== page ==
After years of cutting/grating socio-analytical ramblings from Alex Turner and the like, The Horrors are pure pantomime. They take to the stage; backs lurched, eyes encrusted, sporting their standard gothic-Dickensian-outcast-chic. Faris Rotter, along with his posse of Sunday supplement darlings, has pulled the largest crowd of the day so far, but leave all fairly bewildered/bored with the set opener; minute after minute of what transpires to be their attempt at avant-garde rumblings rather than what, at first, seemed their sound-check.

Eventually, after this politely applauded introduction, something resembling a tune appears in the form of Jack the Ripper: turgid, trite and tripe. Arched over the crowd, Rotter holds some presence and enigma, but whilst Sheena Was A Parasite, Count in Fives and Death At The Chapel appear adored by the mop-haired aficionados at the front, it all seems a little vacuous. There is no doubt that with Little Man Tate storming the charts that a backlash on such blunt social commentaries is bound, but there is something crass about the cover-boy knife-wielding farce that The Horrors represent.

Starkly contrasting are Brakes. With all so far struggling to shake free of the mark left by their contemporaries, they provide something regarding new territory to stand upon. With the more sophomore efforts on The Beatific Visions abandoned in favour of their trademark absurdist country-punk, Eamon Hamilton is capable of crowing captivatingly through a set. In fact, to the extent that ‘doing the Spring Chicken’ makes perfect sense. Whereas a year ago their sets relied too heavily on the over-in-a-minute delights of Give Blood, they now have a depth of material to abuse. Though, that said, set-closer, Comma Comma Comma Full Stop, is seven seconds of marvellous self-deprecation.

The Blood Brothers have so heavily drenched the pages of the regular desktop music magazines recently that there is little to say on the raucous Seattle brats that has not been already. For those unfamiliar with the genre-dodging darlings, minds are made up fairly immediately, sprawling hardcore riddims with Jordan Blilie and Johnny Whitney rasping at one another. The standardised thirty minute sets for the day mean the performance is short and brutal. It suits them. Love Rhymes with Hideous Car Wreck. Curtain Down. Some have danced, some have left, all are exposed.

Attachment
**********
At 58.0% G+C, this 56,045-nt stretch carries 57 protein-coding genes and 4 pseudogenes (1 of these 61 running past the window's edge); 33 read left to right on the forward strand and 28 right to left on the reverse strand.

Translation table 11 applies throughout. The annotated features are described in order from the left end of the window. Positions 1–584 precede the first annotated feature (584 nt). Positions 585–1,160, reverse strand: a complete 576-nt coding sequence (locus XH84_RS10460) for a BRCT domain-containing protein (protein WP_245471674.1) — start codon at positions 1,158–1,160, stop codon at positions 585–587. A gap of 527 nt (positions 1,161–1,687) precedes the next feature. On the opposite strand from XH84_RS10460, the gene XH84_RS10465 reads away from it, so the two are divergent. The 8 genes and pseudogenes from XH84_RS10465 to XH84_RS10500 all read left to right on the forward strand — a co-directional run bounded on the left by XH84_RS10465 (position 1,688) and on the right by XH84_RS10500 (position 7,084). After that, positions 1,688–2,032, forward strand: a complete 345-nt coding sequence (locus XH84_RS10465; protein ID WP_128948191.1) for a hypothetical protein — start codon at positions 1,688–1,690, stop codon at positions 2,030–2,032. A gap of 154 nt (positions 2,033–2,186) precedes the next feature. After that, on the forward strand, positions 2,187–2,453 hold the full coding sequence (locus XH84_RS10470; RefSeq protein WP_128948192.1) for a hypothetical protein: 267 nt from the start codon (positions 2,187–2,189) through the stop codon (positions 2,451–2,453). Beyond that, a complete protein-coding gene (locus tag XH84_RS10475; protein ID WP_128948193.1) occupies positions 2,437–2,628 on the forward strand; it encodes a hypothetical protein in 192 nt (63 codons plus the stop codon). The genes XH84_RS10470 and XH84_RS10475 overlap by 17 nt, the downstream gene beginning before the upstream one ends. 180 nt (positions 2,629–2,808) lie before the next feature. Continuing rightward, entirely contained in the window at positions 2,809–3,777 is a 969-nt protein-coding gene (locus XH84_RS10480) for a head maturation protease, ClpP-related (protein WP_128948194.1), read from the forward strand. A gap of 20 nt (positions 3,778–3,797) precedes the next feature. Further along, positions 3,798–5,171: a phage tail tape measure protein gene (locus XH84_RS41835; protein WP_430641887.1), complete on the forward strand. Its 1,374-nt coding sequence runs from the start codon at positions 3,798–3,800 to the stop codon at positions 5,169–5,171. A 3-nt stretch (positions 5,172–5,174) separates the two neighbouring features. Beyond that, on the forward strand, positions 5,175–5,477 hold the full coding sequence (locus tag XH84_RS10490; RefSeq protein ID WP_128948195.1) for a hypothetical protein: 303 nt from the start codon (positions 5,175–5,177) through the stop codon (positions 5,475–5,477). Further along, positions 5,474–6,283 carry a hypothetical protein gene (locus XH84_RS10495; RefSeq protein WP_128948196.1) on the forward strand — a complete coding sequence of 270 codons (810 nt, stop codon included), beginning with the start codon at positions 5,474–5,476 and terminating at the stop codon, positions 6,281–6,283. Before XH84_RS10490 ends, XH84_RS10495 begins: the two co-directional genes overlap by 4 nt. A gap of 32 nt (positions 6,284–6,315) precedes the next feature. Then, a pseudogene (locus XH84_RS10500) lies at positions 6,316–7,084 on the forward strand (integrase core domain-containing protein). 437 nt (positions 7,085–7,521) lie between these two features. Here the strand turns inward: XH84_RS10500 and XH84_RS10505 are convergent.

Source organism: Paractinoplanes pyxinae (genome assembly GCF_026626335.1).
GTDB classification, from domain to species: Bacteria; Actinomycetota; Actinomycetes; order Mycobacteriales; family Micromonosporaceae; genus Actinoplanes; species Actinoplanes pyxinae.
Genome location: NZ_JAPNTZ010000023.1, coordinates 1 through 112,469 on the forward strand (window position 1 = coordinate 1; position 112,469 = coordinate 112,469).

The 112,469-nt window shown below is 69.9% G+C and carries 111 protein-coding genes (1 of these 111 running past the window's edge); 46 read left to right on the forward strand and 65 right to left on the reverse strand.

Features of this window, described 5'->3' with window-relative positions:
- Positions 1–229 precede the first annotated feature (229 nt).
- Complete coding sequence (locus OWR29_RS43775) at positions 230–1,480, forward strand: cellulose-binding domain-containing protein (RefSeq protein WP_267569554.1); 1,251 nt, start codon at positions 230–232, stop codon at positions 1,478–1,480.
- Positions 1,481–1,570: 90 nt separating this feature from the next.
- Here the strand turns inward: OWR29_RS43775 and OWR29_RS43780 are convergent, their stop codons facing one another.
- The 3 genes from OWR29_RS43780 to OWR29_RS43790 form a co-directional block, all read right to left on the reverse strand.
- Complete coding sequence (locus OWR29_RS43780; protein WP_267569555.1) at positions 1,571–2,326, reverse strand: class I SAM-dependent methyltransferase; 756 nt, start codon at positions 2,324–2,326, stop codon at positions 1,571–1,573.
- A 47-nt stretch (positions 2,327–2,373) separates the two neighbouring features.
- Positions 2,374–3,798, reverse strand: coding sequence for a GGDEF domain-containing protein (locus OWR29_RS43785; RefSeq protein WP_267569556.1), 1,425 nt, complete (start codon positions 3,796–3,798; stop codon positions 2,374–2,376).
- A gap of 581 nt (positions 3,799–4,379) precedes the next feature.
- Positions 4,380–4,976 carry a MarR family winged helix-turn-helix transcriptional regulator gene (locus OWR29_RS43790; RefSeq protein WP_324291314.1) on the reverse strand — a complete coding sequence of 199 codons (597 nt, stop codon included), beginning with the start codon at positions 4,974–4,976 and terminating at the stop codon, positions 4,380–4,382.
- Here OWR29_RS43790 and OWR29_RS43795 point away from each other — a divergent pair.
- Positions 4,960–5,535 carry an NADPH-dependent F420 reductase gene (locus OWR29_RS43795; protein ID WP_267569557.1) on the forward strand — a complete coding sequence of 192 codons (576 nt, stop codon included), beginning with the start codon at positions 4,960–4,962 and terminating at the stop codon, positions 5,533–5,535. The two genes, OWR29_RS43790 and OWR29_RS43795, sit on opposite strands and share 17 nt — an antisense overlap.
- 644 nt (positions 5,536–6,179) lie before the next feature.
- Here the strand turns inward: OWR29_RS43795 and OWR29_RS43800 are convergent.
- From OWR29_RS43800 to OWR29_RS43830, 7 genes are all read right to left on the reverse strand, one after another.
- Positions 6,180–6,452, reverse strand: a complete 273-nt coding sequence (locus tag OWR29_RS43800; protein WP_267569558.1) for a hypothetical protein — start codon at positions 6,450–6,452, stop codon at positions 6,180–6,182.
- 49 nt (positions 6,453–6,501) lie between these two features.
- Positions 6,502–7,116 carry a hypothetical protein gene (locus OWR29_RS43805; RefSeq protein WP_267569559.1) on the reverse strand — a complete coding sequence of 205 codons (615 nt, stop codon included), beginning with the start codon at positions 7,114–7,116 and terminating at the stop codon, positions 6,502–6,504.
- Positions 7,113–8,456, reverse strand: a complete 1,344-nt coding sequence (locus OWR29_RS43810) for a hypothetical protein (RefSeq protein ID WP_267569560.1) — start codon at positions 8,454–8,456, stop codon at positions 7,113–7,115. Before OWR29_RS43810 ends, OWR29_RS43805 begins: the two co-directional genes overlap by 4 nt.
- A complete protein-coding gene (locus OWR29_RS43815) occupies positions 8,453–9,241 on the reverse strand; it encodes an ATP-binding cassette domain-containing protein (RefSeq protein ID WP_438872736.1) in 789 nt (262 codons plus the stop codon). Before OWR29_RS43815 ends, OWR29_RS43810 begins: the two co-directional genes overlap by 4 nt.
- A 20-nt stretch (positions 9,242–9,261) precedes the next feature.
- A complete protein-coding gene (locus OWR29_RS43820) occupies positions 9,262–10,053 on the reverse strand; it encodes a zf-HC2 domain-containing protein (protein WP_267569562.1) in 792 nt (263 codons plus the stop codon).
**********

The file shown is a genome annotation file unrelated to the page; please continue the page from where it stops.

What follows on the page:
Rhys Jones has a delivery that sounds somewhere between Frank Black and a fat-tongued child trying to rap. But the clumsy nature to Good Shoes is part of what makes them essential. Rants about being a “talented artist, but my heart’s not into it” are the delusional babblings that have allowed the band to dilly-dally on the release of their debut album and evade diminishing public interest. Instead, all swill their dull tasting four pound lager and indulge in their post-punk-lite offerings with delight. Although having a penchant for childhood nostalgia, this often masks the blunt neurosis that Good Shoes so effectively document. As Jones splutters through ‘Nazanin’, it seems that, despite ambling along the way, they have never sounded quite so sharp and perceptive.

Also performed were a sequin-coated sugarsnack Patrick Wolf, now defunct Million Dead associate Frank Turner, and standard ‘tipped poll 2007′ Scots Dananananaykroyd. But that’s for another time, dharlings.